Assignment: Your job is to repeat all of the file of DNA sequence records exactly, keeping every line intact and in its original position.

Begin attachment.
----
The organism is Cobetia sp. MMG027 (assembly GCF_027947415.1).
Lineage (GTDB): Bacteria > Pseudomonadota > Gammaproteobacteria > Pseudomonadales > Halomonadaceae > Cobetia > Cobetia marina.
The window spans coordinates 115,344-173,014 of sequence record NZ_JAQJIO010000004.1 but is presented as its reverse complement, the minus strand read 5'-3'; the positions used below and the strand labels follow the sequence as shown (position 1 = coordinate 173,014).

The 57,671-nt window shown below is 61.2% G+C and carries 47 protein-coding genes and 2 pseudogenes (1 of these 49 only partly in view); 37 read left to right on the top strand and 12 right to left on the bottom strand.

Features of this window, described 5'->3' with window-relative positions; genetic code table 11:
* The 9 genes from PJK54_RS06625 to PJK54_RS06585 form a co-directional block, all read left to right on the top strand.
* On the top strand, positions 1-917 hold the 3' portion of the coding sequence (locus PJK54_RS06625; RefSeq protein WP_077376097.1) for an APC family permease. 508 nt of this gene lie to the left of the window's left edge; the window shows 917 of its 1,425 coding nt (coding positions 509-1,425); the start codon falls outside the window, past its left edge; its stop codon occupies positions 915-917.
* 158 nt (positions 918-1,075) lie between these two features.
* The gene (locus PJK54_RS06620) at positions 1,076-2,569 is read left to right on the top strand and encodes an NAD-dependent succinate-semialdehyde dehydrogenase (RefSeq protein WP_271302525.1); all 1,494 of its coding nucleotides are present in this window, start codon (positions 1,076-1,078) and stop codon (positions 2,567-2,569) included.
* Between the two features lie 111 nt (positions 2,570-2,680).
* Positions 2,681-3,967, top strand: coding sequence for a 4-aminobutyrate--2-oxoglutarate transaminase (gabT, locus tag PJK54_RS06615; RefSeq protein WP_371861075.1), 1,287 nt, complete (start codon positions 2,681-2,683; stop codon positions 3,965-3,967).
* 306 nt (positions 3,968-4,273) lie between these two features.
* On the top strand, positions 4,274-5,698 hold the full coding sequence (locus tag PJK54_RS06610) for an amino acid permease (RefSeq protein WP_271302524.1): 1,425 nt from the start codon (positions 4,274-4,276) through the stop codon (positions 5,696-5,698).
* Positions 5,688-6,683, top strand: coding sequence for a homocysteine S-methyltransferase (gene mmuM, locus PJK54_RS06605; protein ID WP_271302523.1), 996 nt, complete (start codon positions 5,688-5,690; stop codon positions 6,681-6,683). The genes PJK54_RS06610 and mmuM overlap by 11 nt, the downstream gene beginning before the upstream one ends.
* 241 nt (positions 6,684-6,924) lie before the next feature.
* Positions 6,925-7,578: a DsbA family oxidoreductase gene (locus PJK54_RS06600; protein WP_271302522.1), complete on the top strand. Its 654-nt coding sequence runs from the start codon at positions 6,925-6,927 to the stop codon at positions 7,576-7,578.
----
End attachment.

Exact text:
The organism is Cobetia sp. MMG027 (assembly GCF_027947415.1).
Lineage (GTDB): Bacteria > Pseudomonadota > Gammaproteobacteria > Pseudomonadales > Halomonadaceae > Cobetia > Cobetia marina.
The window spans coordinates 115,344-173,014 of sequence record NZ_JAQJIO010000004.1 but is presented as its reverse complement, the minus strand read 5'-3'; the positions used below and the strand labels follow the sequence as shown (position 1 = coordinate 173,014).

The 57,671-nt window shown below is 61.2% G+C and carries 47 protein-coding genes and 2 pseudogenes (1 of these 49 only partly in view); 37 read left to right on the top strand and 12 right to left on the bottom strand.

Features of this window, described 5'->3' with window-relative positions; genetic code table 11:
* The 9 genes from PJK54_RS06625 to PJK54_RS06585 form a co-directional block, all read left to right on the top strand.
* On the top strand, positions 1-917 hold the 3' portion of the coding sequence (locus PJK54_RS06625; RefSeq protein WP_077376097.1) for an APC family permease. 508 nt of this gene lie to the left of the window's left edge; the window shows 917 of its 1,425 coding nt (coding positions 509-1,425); the start codon falls outside the window, past its left edge; its stop codon occupies positions 915-917.
* 158 nt (positions 918-1,075) lie between these two features.
* The gene (locus PJK54_RS06620) at positions 1,076-2,569 is read left to right on the top strand and encodes an NAD-dependent succinate-semialdehyde dehydrogenase (RefSeq protein WP_271302525.1); all 1,494 of its coding nucleotides are present in this window, start codon (positions 1,076-1,078) and stop codon (positions 2,567-2,569) included.
* Between the two features lie 111 nt (positions 2,570-2,680).
* Positions 2,681-3,967, top strand: coding sequence for a 4-aminobutyrate--2-oxoglutarate transaminase (gabT, locus tag PJK54_RS06615; RefSeq protein WP_371861075.1), 1,287 nt, complete (start codon positions 2,681-2,683; stop codon positions 3,965-3,967).
* 306 nt (positions 3,968-4,273) lie between these two features.
* On the top strand, positions 4,274-5,698 hold the full coding sequence (locus tag PJK54_RS06610) for an amino acid permease (RefSeq protein WP_271302524.1): 1,425 nt from the start codon (positions 4,274-4,276) through the stop codon (positions 5,696-5,698).
* Positions 5,688-6,683, top strand: coding sequence for a homocysteine S-methyltransferase (gene mmuM, locus PJK54_RS06605; protein ID WP_271302523.1), 996 nt, complete (start codon positions 5,688-5,690; stop codon positions 6,681-6,683). The genes PJK54_RS06610 and mmuM overlap by 11 nt, the downstream gene beginning before the upstream one ends.
* 241 nt (positions 6,684-6,924) lie before the next feature.
* Positions 6,925-7,578: a DsbA family oxidoreductase gene (locus PJK54_RS06600; protein WP_271302522.1), complete on the top strand. Its 654-nt coding sequence runs from the start codon at positions 6,925-6,927 to the stop codon at positions 7,576-7,578.